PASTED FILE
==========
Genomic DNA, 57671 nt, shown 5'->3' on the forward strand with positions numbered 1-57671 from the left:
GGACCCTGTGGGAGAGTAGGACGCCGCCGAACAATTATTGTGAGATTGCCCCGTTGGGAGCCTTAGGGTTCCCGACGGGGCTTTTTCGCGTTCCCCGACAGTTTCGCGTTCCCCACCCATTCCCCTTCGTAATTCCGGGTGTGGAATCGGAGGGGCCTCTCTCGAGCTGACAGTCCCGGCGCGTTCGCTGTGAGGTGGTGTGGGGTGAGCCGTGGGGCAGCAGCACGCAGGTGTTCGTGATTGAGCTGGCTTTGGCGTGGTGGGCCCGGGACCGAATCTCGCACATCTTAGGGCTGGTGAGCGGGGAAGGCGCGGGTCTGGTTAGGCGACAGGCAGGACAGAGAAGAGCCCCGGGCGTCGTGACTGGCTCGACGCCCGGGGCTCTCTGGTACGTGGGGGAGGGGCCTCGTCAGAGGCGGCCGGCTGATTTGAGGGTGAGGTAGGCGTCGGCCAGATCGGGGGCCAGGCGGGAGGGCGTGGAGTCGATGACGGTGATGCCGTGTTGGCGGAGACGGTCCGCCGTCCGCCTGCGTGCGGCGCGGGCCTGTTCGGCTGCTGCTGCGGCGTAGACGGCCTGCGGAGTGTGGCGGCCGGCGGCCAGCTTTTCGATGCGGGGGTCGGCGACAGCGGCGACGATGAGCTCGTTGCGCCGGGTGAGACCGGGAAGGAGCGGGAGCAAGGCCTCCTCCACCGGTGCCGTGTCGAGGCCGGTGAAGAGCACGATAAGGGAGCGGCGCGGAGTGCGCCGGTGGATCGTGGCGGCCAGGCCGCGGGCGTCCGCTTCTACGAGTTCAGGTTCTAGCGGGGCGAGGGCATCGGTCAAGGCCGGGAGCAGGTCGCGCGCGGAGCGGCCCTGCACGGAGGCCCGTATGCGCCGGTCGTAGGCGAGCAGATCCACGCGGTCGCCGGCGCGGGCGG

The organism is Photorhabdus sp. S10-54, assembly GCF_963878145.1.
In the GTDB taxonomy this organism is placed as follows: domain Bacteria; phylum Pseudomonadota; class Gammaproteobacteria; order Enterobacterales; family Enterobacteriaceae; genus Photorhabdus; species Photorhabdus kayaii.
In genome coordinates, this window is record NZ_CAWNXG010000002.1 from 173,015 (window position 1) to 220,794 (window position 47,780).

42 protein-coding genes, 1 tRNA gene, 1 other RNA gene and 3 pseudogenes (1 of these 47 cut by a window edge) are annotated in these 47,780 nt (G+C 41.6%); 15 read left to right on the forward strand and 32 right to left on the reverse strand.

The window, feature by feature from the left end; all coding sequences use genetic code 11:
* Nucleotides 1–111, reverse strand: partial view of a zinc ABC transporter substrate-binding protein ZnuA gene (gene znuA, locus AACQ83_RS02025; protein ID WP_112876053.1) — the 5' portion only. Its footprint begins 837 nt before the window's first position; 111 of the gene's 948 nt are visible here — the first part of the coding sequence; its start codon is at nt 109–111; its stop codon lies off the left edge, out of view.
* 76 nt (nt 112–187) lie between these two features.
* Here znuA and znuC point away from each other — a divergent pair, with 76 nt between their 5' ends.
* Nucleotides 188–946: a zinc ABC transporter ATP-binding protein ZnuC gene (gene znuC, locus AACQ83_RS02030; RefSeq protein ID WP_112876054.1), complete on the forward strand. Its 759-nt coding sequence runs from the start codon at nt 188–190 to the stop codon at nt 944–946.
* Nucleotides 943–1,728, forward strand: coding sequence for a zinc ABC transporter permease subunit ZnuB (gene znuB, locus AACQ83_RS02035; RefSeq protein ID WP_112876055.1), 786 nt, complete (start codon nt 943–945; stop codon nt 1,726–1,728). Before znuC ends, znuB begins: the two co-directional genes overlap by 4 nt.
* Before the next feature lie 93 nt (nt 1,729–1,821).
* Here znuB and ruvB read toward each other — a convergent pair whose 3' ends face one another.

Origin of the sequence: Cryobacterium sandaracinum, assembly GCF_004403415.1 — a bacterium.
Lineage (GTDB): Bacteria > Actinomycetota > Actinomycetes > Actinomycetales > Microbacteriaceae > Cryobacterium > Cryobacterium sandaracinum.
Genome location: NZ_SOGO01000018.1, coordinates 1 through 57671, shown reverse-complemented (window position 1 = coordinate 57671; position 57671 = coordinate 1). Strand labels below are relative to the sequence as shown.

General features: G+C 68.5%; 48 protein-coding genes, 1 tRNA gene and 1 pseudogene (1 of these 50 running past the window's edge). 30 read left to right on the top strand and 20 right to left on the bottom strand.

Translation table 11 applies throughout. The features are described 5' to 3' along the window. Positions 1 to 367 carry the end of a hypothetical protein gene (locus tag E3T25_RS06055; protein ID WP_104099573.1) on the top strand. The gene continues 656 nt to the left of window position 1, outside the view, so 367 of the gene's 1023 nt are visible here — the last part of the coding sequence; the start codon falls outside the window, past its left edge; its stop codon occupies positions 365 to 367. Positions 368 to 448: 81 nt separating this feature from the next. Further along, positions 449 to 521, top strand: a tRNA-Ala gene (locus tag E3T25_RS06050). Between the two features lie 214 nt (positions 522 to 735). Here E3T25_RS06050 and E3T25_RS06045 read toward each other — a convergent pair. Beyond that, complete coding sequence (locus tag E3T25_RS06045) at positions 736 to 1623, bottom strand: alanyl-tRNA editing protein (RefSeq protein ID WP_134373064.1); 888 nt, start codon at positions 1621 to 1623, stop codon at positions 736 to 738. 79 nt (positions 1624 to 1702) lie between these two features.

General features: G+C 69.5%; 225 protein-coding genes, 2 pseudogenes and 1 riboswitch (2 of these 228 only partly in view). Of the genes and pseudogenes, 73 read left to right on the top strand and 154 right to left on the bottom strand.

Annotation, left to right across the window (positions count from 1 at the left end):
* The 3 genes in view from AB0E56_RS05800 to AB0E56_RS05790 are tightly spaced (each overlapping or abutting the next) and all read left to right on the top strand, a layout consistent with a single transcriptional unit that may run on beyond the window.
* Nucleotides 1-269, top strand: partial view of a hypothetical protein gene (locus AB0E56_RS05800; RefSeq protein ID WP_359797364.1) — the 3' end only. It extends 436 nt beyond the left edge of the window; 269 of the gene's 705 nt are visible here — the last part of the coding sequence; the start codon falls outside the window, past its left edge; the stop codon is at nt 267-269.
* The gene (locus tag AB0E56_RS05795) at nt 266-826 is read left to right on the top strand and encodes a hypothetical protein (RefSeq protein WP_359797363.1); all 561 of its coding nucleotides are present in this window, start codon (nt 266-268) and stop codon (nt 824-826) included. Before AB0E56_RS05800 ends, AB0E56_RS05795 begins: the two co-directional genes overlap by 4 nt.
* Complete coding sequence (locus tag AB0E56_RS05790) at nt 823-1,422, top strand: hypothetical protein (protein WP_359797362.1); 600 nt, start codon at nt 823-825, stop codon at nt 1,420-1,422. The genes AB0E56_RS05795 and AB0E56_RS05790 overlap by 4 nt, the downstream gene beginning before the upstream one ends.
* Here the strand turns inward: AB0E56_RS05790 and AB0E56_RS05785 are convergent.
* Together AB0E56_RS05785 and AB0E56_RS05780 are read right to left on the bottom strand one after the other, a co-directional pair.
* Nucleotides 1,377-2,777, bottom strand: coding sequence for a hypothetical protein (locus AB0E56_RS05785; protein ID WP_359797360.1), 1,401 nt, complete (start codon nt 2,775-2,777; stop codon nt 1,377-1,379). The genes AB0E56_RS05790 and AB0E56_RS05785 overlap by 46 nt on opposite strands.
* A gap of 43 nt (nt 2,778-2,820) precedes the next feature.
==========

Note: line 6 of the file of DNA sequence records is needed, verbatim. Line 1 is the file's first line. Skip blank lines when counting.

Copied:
42 protein-coding genes, 1 tRNA gene, 1 other RNA gene and 3 pseudogenes (1 of these 47 cut by a window edge) are annotated in these 47,780 nt (G+C 41.6%); 15 read left to right on the forward strand and 32 right to left on the reverse strand.